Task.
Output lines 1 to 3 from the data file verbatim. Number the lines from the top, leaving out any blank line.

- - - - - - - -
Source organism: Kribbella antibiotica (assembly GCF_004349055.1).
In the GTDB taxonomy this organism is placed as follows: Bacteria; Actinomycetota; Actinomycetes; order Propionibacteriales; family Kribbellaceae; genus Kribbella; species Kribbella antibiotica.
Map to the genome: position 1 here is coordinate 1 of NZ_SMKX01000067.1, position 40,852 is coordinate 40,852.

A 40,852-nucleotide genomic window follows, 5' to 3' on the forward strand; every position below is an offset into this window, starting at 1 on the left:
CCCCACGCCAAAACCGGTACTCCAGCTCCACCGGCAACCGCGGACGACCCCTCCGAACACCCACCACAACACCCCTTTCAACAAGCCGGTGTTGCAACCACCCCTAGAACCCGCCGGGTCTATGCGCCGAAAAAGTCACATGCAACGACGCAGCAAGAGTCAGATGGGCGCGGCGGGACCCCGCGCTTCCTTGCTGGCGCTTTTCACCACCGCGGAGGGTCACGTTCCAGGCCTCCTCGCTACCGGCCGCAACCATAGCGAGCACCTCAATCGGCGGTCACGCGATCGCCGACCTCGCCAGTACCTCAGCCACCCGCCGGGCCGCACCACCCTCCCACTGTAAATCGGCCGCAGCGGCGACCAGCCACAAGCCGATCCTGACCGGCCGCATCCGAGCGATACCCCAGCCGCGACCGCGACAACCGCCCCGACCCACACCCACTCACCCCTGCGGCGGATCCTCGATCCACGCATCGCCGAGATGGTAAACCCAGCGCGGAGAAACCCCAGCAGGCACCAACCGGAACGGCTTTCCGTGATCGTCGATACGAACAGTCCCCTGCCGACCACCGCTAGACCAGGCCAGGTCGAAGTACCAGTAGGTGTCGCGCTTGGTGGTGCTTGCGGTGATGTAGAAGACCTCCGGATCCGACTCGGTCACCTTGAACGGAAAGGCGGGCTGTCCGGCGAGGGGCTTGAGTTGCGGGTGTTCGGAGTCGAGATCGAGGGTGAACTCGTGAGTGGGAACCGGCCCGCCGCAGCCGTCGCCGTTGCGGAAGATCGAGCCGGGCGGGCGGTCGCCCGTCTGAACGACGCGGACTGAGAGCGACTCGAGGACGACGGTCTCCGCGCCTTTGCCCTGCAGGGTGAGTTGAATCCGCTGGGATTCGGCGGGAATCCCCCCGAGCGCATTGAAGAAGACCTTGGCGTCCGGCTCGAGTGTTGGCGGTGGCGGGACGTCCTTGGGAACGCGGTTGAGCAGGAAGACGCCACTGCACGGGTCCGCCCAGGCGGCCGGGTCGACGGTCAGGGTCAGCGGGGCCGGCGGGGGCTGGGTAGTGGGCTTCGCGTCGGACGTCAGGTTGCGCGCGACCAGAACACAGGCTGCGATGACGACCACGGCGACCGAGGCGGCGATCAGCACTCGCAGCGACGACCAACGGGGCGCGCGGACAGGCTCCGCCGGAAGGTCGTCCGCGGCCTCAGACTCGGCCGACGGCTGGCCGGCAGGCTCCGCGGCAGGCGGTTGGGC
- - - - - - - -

Source organism: Kribbella antibiotica (assembly GCF_004349055.1).
In the GTDB taxonomy this organism is placed as follows: Bacteria; Actinomycetota; Actinomycetes; order Propionibacteriales; family Kribbellaceae; genus Kribbella; species Kribbella antibiotica.
Map to the genome: position 1 here is coordinate 1 of NZ_SMKX01000067.1, position 40,852 is coordinate 40,852.